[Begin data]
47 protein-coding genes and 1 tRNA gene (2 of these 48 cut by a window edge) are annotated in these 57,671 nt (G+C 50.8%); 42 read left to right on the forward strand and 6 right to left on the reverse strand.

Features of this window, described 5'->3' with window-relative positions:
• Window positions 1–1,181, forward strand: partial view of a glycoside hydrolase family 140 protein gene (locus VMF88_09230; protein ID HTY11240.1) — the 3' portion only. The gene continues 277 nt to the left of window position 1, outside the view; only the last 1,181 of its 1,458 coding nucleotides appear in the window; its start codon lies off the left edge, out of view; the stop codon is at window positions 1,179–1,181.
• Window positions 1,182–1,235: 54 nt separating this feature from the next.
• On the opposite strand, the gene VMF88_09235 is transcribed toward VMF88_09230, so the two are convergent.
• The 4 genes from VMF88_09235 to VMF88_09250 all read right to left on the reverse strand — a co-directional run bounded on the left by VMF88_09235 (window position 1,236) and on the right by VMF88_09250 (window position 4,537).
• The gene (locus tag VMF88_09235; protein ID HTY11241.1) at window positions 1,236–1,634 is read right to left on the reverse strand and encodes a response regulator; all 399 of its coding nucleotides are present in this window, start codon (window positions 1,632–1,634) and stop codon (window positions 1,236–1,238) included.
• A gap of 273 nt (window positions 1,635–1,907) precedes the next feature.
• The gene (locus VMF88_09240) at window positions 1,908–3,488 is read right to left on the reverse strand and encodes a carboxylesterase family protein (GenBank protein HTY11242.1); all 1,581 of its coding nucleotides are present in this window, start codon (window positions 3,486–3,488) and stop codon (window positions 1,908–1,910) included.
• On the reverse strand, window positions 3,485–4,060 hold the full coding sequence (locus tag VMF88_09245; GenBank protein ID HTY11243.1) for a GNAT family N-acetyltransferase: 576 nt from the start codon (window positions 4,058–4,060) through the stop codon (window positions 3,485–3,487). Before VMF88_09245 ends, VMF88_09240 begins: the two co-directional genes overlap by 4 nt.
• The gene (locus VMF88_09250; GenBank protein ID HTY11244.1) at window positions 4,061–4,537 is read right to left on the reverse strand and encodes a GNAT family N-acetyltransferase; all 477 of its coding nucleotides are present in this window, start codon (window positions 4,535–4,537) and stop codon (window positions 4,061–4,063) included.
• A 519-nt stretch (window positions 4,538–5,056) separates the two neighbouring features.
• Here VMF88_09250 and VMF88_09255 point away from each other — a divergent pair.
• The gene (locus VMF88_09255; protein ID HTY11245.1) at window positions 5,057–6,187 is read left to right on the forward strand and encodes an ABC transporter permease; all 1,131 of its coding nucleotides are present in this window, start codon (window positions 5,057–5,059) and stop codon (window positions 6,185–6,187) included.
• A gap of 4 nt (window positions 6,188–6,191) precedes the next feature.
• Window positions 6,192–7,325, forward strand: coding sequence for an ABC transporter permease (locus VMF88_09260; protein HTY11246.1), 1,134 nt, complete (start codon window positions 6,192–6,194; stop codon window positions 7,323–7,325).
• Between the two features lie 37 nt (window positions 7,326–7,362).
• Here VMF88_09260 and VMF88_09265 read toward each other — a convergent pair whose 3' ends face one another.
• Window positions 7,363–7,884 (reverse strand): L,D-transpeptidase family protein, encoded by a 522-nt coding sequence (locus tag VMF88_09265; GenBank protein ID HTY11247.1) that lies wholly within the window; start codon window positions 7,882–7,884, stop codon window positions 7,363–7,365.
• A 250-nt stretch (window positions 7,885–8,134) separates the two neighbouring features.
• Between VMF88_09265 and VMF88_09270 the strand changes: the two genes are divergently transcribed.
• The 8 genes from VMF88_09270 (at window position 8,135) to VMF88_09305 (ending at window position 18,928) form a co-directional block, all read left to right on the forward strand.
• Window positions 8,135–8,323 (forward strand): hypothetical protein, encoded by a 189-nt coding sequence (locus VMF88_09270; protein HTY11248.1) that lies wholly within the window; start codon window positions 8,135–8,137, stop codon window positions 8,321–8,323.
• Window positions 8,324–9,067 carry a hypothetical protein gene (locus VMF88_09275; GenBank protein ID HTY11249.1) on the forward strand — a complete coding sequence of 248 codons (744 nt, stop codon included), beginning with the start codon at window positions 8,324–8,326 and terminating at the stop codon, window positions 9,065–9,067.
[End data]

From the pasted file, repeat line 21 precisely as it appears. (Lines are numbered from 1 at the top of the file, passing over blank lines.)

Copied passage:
• Between VMF88_09265 and VMF88_09270 the strand changes: the two genes are divergently transcribed.